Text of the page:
Upwards of 2,000 MPs, senators and Parliament Hill staff showed up for a noon hour barbecque in the historic East Block courtyard May 6 in support of the country’s beleaguered pork producers.
The Canadian Pork Council was hoping 300 to 400 people would accept the offer of a pork sandwich, veggies and cookies to show pork farmers they believe the government’s message that properly cooked pork is safe even with the H1N1 Influenza A flu virus that was found in a small Alberta pig herd.
When Agriculture Minister Gerry Ritz signed on as co-sponsor for the event, it became a Parliament Hill must attend. By noon, it was a 15-to 20-minute wait to get through the lineup for the food.
Ritz and Jurgen Preugschas, chairman of the Canadian Pork Council, were among the celebrity servers at the event.
Representatives from the Canadian Federation of Agriculture and the Canadian Cattlemen’s Association also showed up and even several ambassadors from countries that haven’t banned Canadian pork.
Speaking to reporters, Ritz blasted countries such as China that have imposed bans on Canadian pork since the flu virus was found on a small Alberta pig farm. The farm was quarantined while the pigs are treated.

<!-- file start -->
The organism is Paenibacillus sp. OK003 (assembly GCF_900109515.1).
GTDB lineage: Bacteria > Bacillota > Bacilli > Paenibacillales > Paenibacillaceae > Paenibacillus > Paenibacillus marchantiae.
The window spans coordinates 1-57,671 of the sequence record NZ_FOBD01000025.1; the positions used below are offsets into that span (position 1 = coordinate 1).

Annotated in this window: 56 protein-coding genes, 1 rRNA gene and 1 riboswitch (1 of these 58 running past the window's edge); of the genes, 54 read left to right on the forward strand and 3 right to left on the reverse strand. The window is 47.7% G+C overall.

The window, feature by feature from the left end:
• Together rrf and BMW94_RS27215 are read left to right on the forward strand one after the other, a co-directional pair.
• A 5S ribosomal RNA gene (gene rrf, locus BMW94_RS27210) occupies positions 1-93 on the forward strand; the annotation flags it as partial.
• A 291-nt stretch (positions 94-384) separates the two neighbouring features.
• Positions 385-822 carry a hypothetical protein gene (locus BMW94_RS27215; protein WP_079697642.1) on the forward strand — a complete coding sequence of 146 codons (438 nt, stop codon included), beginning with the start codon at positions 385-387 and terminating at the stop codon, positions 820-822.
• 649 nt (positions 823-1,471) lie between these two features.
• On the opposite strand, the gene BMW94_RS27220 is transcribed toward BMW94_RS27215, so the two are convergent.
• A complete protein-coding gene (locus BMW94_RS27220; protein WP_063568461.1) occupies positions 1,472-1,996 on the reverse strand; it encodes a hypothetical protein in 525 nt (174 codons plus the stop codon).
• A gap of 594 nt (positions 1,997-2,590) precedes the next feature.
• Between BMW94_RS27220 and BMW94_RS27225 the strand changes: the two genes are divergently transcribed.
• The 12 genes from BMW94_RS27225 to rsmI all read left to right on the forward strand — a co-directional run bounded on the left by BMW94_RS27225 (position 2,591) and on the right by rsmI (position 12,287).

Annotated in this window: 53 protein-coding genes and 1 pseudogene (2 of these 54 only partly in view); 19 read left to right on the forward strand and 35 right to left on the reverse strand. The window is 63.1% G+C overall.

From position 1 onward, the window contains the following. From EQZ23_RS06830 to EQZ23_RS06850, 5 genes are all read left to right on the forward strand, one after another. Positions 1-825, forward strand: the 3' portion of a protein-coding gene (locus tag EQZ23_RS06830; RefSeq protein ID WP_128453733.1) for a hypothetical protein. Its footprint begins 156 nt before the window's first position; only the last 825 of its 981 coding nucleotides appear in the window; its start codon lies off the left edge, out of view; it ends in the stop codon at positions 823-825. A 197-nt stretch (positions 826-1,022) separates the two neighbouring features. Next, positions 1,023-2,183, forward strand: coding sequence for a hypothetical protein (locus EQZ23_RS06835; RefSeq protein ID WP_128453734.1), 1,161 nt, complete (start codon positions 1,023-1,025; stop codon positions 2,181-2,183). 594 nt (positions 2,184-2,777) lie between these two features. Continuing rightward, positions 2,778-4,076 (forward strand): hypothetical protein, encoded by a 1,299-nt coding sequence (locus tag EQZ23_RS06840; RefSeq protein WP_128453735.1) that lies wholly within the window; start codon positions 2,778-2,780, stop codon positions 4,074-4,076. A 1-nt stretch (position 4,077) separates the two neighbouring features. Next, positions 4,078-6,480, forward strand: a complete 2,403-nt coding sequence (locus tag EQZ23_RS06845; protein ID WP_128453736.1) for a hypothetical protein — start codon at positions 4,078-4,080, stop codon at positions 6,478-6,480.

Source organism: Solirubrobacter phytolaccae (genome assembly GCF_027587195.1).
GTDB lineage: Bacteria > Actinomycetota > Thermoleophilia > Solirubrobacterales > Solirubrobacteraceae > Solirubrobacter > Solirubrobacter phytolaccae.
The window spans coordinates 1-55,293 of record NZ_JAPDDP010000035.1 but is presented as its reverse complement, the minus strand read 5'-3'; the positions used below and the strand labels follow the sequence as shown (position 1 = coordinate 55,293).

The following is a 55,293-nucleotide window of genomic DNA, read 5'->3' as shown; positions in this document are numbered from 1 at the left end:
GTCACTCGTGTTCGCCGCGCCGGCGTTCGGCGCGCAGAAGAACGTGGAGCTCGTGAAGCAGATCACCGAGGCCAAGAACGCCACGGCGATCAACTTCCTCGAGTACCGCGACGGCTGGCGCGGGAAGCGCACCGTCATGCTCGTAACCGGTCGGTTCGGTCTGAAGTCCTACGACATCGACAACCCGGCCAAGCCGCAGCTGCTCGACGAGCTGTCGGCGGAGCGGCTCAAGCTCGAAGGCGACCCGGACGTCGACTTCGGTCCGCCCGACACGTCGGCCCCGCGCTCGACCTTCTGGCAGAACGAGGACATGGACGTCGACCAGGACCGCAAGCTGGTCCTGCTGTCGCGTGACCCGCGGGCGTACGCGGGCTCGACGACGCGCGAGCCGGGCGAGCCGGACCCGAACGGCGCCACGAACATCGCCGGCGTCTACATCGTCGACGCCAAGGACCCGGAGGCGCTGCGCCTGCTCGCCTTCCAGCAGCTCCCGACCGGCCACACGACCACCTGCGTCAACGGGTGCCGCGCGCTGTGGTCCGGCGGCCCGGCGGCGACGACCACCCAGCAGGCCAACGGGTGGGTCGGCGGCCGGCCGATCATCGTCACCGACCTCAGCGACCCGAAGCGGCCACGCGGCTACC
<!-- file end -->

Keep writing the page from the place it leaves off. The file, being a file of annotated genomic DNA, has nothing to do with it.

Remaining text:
“These bans are not based in science,” he said. “There’s no basis for these types of trade action.” He said the strong show of support should send a message to other Canadians that pork is safe. “You’re showing them it’s wholesome. This gathering sends a great signal to the farmers and the rest of the world.”
Meanwhile the government is working hard to counter the foreign bans, he said.
He saluted USDA Secretary Thomas Vilsack for his clear message that pork is safe and that countries shouldn’t be imposing bans.
Preugschas said in an interview the outbreak was triggered by a farm worker who had been in Mexico where he helped build a church. He starting working the day after he returned from Mexico. That was before the knowledge of the flu became widespread. By contrast, the Canadian Food Inspection Agency is asking its employees who have been in contact with the flu to stay away from livestock for 30 days.
The council has urged farmers to follow proper biosecurity measures. “Producers must continue to be vigilant,” said Jean-Guy Vincent, first vice-chair of the Canadian Pork Council, “particularly with personal hygiene measures such as handwashing and showering.”